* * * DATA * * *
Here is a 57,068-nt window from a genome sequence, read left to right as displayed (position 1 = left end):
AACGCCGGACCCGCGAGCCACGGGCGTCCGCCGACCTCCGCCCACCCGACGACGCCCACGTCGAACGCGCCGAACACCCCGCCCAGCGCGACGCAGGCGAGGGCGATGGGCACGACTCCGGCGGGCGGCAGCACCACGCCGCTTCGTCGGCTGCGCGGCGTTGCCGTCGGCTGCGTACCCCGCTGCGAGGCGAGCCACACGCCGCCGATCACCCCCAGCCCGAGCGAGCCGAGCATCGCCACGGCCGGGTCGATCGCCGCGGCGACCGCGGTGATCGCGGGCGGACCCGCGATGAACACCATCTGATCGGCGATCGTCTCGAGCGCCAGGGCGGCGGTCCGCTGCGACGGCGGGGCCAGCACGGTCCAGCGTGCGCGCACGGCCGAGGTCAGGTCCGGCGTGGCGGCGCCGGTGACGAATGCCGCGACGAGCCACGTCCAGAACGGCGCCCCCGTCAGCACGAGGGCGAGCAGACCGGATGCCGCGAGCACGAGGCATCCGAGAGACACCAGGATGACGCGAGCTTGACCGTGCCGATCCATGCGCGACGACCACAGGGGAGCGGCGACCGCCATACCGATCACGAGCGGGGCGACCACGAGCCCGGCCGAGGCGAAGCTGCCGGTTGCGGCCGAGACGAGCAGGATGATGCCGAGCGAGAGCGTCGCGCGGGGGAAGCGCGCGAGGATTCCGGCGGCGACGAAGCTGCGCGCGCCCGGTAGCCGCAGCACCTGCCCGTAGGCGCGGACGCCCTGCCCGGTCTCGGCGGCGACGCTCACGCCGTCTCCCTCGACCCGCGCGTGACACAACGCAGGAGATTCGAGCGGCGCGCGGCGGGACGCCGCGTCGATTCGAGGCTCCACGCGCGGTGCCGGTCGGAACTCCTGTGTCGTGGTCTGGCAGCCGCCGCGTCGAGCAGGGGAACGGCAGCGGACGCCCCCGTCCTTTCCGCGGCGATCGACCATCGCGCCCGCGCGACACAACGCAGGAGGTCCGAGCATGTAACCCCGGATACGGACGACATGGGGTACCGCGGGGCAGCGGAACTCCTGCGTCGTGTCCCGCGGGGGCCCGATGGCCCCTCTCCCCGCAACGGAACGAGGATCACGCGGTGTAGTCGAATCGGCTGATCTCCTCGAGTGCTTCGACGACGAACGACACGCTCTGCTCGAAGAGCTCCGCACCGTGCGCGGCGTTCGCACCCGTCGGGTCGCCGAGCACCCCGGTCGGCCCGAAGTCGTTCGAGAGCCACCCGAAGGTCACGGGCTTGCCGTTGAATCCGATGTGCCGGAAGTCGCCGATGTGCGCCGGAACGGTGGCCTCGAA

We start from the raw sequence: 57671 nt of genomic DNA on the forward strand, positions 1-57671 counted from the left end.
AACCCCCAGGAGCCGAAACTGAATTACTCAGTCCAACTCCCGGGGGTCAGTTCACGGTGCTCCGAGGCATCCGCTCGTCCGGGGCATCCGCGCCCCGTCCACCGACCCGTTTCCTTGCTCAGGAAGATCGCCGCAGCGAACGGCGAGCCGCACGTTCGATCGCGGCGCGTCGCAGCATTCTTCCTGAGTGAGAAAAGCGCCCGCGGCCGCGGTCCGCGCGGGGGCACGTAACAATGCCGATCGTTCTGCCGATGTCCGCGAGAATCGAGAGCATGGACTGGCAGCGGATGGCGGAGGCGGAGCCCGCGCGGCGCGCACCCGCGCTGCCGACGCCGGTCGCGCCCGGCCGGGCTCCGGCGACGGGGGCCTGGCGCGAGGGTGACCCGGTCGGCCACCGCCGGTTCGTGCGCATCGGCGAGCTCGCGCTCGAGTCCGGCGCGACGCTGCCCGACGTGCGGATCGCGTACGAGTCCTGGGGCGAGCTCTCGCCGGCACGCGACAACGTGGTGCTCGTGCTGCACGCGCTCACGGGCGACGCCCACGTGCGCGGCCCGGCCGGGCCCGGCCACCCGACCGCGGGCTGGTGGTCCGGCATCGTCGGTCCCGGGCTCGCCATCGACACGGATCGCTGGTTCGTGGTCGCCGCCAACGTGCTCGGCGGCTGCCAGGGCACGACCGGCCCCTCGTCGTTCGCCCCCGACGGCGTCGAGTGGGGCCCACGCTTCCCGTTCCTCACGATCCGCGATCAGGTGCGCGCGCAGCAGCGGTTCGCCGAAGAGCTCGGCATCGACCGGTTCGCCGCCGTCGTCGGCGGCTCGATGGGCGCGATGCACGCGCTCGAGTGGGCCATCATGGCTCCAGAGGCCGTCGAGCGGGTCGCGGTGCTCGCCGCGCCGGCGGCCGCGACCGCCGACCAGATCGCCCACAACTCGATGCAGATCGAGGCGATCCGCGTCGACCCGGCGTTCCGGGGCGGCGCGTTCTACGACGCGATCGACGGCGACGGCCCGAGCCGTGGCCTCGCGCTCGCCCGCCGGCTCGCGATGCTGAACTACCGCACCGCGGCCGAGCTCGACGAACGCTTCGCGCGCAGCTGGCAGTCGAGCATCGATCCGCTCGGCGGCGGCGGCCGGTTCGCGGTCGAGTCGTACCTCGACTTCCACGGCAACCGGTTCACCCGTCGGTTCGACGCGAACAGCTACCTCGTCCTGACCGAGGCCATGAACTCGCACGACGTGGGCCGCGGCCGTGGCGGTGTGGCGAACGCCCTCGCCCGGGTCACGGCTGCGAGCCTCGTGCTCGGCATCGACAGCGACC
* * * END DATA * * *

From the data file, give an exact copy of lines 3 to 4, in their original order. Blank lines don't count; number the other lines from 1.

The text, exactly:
We start from the raw sequence: 57671 nt of genomic DNA on the forward strand, positions 1-57671 counted from the left end.
AACCCCCAGGAGCCGAAACTGAATTACTCAGTCCAACTCCCGGGGGTCAGTTCACGGTGCTCCGAGGCATCCGCTCGTCCGGGGCATCCGCGCCCCGTCCACCGACCCGTTTCCTTGCTCAGGAAGATCGCCGCAGCGAACGGCGAGCCGCACGTTCGATCGCGGCGCGTCGCAGCATTCTTCCTGAGTGAGAAAAGCGCCCGCGGCCGCGGTCCGCGCGGGGGCACGTAACAATGCCGATCGTTCTGCCGATGTCCGCGAGAATCGAGAGCATGGACTGGCAGCGGATGGCGGAGGCGGAGCCCGCGCGGCGCGCACCCGCGCTGCCGACGCCGGTCGCGCCCGGCCGGGCTCCGGCGACGGGGGCCTGGCGCGAGGGTGACCCGGTCGGCCACCGCCGGTTCGTGCGCATCGGCGAGCTCGCGCTCGAGTCCGGCGCGACGCTGCCCGACGTGCGGATCGCGTACGAGTCCTGGGGCGAGCTCTCGCCGGCACGCGACAACGTGGTGCTCGTGCTGCACGCGCTCACGGGCGACGCCCACGTGCGCGGCCCGGCCGGGCCCGGCCACCCGACCGCGGGCTGGTGGTCCGGCATCGTCGGTCCCGGGCTCGCCATCGACACGGATCGCTGGTTCGTGGTCGCCGCCAACGTGCTCGGCGGCTGCCAGGGCACGACCGGCCCCTCGTCGTTCGCCCCCGACGGCGTCGAGTGGGGCCCACGCTTCCCGTTCCTCACGATCCGCGATCAGGTGCGCGCGCAGCAGCGGTTCGCCGAAGAGCTCGGCATCGACCGGTTCGCCGCCGTCGTCGGCGGCTCGATGGGCGCGATGCACGCGCTCGAGTGGGCCATCATGGCTCCAGAGGCCGTCGAGCGGGTCGCGGTGCTCGCCGCGCCGGCGGCCGCGACCGCCGACCAGATCGCCCACAACTCGATGCAGATCGAGGCGATCCGCGTCGACCCGGCGTTCCGGGGCGGCGCGTTCTACGACGCGATCGACGGCGACGGCCCGAGCCGTGGCCTCGCGCTCGCCCGCCGGCTCGCGATGCTGAACTACCGCACCGCGGCCGAGCTCGACGAACGCTTCGCGCGCAGCTGGCAGTCGAGCATCGATCCGCTCGGCGGCGGCGGCCGGTTCGCGGTCGAGTCGTACCTCGACTTCCACGGCAACCGGTTCACCCGTCGGTTCGACGCGAACAGCTACCTCGTCCTGACCGAGGCCATGAACTCGCACGACGTGGGCCGCGGCCGTGGCGGTGTGGCGAACGCCCTCGCCCGGGTCACGGCTGCGAGCCTCGTGCTCGGCATCGACAGCGACC